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E Timor govt makes contact with sacked soldiers


East Timor's government has made contact with nearly 400 of some 600 sacked soldiers whose protest last month turned into a deadly riot.

Prime Minister Mari Alkatiri's office says government officials met with the dismissed soldiers on Tuesday and Wednesday (local time) "to discuss immediate humanitarian assistance and the payment of a subsidy".

The subsidy, equal to their wage in the military, would be paid until June to assist them and their families, it said in a statement.

In return, the government expected the former soldiers to take part in an investigation being conducted into their complaints.

The soldiers left their barracks complaining of ethnic discrimination and were sacked shortly afterwards.

The office also says seven people will face trial over an attack on Monday against the office of a regional state secretary outside Dili involving a mob of about 1,000, which saw one policeman killed.

Mr Alkatiri said on Tuesday that the two incidents were a continuing attempt to stage a coup in the world's youngest nation by crippling democratic institutions so the president would be forced to dissolve parliament.

He did not elaborate on who was behind the violence.

A number of embassies have withdrawn non-essential staff and thousands of people fled Dili in the aftermath of the violence, the worst unrest to hit the nation since it voted for independence from Indonesian rule in 1999.

Ramos-Horta writes to UN

Meanwhile, East Timor's Foreign Minister Jose Ramos-Horta has written to the United Nations's (UN) High Commissioner for Human Rights to invite experts to visit in the wake of reports critical of its police force.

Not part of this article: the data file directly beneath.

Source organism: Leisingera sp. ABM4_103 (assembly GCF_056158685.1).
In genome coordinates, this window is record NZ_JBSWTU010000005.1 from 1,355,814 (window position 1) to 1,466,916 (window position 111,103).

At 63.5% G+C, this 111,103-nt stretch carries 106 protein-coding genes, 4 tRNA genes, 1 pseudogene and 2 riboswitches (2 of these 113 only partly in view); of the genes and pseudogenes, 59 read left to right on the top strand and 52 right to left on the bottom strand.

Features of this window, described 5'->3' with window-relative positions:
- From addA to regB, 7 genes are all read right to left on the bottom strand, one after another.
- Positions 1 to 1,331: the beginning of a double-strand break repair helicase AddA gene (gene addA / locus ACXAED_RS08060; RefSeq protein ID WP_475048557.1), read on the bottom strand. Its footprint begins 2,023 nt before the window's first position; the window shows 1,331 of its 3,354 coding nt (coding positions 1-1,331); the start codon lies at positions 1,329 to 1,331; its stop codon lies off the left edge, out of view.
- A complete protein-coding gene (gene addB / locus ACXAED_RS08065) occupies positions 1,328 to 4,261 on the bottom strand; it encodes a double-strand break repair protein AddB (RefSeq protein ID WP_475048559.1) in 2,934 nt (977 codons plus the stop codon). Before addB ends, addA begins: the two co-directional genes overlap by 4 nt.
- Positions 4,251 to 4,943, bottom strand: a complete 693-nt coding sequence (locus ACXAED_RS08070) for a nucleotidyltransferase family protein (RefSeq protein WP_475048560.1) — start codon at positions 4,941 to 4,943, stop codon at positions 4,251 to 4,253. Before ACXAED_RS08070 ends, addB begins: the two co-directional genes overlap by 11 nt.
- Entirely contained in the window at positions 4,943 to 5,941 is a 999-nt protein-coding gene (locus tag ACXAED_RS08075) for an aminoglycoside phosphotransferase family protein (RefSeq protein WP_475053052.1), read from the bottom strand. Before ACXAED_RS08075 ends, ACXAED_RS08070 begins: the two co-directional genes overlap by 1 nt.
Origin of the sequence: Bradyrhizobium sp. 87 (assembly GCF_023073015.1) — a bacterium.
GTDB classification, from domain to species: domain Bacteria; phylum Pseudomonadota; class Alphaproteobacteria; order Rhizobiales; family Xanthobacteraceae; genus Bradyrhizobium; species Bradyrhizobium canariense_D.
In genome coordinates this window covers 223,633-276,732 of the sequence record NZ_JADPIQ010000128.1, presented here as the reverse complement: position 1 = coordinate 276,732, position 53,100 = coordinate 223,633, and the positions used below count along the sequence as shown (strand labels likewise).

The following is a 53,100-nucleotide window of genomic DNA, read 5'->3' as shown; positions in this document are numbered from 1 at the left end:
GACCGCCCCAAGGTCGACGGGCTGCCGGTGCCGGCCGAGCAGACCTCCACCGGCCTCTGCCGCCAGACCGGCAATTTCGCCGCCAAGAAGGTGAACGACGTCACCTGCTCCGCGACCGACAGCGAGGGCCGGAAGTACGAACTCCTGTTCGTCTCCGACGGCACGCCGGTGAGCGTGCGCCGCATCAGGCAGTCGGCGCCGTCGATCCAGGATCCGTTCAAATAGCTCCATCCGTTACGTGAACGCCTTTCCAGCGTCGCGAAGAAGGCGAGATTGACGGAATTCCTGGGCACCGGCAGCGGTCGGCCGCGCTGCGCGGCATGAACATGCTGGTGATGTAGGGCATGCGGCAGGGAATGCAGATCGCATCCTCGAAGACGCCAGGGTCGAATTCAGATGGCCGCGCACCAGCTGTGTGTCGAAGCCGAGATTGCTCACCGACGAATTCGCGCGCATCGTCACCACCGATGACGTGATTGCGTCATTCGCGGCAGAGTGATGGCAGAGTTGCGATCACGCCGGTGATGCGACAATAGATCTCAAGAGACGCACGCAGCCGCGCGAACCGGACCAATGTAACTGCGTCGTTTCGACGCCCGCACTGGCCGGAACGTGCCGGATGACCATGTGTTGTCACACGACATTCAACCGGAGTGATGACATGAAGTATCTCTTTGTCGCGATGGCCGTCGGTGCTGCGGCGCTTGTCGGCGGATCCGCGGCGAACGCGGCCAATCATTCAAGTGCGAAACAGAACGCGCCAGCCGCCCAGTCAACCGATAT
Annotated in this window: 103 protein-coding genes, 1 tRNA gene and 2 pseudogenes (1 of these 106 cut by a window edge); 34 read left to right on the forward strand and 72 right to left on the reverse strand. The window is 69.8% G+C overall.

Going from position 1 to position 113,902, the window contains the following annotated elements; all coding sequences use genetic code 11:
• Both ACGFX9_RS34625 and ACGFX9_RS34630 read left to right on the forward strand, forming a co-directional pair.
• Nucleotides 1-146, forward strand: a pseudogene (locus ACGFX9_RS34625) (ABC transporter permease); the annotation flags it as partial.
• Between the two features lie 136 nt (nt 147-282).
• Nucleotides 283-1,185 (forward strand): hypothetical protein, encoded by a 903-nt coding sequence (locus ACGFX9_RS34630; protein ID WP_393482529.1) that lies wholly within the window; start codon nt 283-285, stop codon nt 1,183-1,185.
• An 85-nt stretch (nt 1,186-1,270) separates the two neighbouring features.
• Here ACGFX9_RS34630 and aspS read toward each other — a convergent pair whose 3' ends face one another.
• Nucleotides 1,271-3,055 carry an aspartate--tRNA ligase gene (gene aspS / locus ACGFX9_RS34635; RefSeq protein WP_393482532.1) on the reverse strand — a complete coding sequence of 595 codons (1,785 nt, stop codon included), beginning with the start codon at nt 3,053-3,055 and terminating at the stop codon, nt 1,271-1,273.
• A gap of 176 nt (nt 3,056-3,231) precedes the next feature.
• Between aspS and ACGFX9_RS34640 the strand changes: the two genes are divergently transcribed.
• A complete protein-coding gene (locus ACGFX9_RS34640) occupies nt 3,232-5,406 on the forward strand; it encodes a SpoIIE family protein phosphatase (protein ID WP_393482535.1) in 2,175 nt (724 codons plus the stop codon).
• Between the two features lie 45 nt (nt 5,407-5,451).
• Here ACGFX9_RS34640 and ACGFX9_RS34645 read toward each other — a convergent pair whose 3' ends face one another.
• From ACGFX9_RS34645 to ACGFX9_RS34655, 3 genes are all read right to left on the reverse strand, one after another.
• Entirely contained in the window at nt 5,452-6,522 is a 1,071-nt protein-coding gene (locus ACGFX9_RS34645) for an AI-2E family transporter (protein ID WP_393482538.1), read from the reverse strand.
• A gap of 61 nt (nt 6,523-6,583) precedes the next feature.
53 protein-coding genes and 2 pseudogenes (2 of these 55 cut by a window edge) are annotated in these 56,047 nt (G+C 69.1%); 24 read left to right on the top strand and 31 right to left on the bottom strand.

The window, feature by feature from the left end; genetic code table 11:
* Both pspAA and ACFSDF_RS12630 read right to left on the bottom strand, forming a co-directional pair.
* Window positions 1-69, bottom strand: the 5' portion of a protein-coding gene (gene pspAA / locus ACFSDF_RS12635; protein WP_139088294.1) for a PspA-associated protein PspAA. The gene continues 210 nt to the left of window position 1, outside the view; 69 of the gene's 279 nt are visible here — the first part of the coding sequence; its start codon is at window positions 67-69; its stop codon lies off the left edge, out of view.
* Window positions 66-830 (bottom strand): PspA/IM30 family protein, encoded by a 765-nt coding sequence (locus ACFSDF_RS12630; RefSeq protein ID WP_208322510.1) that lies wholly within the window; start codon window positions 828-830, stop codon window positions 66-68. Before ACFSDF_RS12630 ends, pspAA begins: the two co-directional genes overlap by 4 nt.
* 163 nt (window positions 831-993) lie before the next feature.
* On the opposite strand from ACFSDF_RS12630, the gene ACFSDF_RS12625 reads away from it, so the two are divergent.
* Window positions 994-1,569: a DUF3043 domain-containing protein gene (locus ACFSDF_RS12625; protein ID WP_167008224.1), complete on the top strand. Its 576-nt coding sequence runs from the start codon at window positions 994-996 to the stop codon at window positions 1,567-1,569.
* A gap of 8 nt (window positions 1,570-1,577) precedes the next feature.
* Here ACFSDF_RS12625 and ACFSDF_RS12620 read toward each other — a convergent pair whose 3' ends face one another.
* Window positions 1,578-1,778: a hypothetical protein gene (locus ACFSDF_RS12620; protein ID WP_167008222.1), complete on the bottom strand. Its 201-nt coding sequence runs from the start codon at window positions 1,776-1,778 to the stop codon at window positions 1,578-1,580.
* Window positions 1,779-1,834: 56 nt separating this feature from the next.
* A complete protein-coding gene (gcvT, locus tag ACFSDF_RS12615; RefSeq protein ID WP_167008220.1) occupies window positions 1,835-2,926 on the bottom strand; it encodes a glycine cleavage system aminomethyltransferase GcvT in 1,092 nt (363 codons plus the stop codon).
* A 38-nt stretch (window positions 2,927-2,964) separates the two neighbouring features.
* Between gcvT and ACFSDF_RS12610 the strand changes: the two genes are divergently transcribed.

Human Rights Watch said last month that the government must act urgently to stop police torture and other ill-treatment of detainees before the practice becomes widespread.

The US State Department said in its 2005 Human Rights Report, released in March, that "there were numerous credible allegations of abuse of authority" among the police force.

The minister says in his letter that the government invites the dispatch of any relevant "special procedures mandate holders", such as the UN special rapporteur on torture, to visit East Timor.

"Timor-Leste [East Timor] has and remains strongly committed to its international human rights obligations and takes any allegations of rights violations by the State very seriously," he wrote.

"With this in mind, Timor-Leste wishes to take this opportunity to extend to all Special Procedures Mandate Holders an open invitation to visit Timor-Leste to assess the allegations of rights violations made by the relevant institutions of our country."

-AFP




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